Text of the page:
A Salmonella outbreak tied to raw turkey meat has sickened 164 people in 35 states.
Out of the reported illnesses, 63 people have gone to the hospital and one person from California has also died.
The CDC is not advising consumers to stop eating or buying turkey meat, but rather to practice safety procedures.
If you're planning on picking up your Thanksgiving turkey soon, listen up. A Salmonella outbreak tied to raw turkey meat has sickened 164 people in 35 states over the past few months, the Centers for Disease Control revealed yesterday.
The widespread cases don't trace back to a specific brand or product, either. The strain has appeared in samples taken from raw turkey products (like ground meat, patties, or whole birds), raw turkey pet food, and live turkeys with no common supplier. Out of the reported illnesses, 63 people have gone to the hospital and one person from California has also died.
So far the affected states include: Alaska, Arizona, California, Colorado, Connecticut, Delaware, Florida, Georgia, Hawaii, Idaho, Iowa, Illinois, Indiana, Kansas, Kentucky, Maryland, Massachusetts, Michigan, Minnesota, Missouri, Nebraska, New Jersey, New York, North Carolina, North Dakota, Ohio, Oklahoma, Oregon, Pennsylvania, South Carolina, South Dakota, Tennessee, Texas, Virginia, and Wisconsin.
For Thanksgiving, thaw your turkey in the fridge, NOT on the counter. Now 164 people infected with Salmonella in outbreak linked to raw turkey products. https://t.co/JsSi2rSVxv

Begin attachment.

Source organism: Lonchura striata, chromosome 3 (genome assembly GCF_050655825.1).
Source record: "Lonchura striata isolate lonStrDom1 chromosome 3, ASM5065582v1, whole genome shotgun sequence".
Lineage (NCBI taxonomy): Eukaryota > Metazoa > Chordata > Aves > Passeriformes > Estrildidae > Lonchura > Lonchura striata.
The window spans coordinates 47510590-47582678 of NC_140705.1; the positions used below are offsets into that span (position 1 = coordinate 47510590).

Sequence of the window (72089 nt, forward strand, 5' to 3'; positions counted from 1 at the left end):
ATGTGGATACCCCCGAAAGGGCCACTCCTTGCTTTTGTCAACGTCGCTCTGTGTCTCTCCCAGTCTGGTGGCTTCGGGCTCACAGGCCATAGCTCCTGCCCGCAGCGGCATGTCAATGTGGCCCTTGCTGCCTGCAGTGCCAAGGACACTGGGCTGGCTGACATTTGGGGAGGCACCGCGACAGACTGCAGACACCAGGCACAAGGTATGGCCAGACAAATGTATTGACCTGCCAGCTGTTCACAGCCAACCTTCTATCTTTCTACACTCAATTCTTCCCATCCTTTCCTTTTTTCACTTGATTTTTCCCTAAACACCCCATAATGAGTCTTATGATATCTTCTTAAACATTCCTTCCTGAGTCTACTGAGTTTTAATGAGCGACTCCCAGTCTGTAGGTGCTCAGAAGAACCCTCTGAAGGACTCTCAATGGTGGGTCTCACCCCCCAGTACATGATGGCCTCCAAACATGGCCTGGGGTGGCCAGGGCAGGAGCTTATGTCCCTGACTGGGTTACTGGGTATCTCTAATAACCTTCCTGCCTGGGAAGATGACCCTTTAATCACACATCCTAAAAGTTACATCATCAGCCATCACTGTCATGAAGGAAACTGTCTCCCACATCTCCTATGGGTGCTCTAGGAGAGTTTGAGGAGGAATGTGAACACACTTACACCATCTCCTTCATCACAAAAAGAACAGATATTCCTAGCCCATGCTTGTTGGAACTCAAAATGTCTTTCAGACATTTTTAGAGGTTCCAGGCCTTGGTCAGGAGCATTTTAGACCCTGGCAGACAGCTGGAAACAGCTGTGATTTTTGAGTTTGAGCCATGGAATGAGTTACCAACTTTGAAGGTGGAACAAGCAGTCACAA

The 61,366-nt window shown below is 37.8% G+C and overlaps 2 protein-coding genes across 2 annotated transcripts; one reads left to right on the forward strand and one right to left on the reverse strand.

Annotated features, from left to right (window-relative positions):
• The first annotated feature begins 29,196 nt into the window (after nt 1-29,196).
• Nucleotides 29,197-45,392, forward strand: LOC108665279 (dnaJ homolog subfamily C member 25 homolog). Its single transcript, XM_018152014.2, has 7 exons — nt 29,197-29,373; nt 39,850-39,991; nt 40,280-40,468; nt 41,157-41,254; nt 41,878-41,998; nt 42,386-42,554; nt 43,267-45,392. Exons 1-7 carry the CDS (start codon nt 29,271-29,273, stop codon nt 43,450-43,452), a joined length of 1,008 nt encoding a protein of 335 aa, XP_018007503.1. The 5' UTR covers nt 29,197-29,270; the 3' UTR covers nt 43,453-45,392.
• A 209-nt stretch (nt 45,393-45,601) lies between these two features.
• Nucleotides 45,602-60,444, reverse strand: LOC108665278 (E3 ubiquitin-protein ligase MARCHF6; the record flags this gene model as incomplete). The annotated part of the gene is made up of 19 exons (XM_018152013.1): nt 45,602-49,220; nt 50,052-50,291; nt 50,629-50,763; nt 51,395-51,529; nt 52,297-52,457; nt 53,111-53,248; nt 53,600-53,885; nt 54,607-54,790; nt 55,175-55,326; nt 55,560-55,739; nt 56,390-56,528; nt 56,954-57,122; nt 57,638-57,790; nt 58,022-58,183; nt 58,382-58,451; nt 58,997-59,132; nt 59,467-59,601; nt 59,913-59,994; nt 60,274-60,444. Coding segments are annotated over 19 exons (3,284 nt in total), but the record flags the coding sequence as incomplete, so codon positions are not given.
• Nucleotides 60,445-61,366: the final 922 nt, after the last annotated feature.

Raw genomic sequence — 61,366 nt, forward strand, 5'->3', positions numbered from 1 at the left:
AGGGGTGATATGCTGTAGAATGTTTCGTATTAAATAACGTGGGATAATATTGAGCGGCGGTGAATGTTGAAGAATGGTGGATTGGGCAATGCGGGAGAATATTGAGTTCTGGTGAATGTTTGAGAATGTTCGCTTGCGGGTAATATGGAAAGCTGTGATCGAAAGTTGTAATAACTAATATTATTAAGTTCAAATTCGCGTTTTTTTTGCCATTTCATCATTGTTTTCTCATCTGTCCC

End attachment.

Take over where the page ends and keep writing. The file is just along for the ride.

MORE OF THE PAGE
- CDC (@CDCgov) November 8, 2018
People infected with Salmonella often develop diarrhea, fever, and stomach cramps 12 hours to three days after exposure to the bacteria. The symptoms can last for up to a week, and while many people recover without treatment, sometimes hospitalization is required. Severe diarrhea can lead to dehydration, and in a few rare cases the infection can spread from the intestines to other parts of the body.
The good news: You don't have to rejigger your Thanksgiving menu entirely. The CDC is not advising consumers to stop eating or buying turkey meat. Following food safety procedures and cooking raw meat thoroughly will help protect you from harmful germs.
How You Can Protect Yourself
Here's what the CDC advises consumers do to avoid getting infected:
Always wash your hands before and after preparing or eating food, touching animals, using the restroom, or changing diapers.
Thaw turkeys in the refrigerator, never on the counter.
Don't wash raw poultry before cooking. It can spread germs to other areas.
Only put stuffing in the turkey just before cooking.
Cook raw poultry thoroughly to an internal temperature of 165 degrees.
Wash your counters, cutting boards, and utensils after they touch raw meat.
Don't feed your pets raw food. The CDC warns it can make you and your animals sick.
Watch Out for These Current Recalls
Turkey's not the only food you should take caution with right now. Recent Salmonella outbreaks have also affected the following foods:
Check your pantry and fridge and throw any potentially contaminated food away or return it for a refund.
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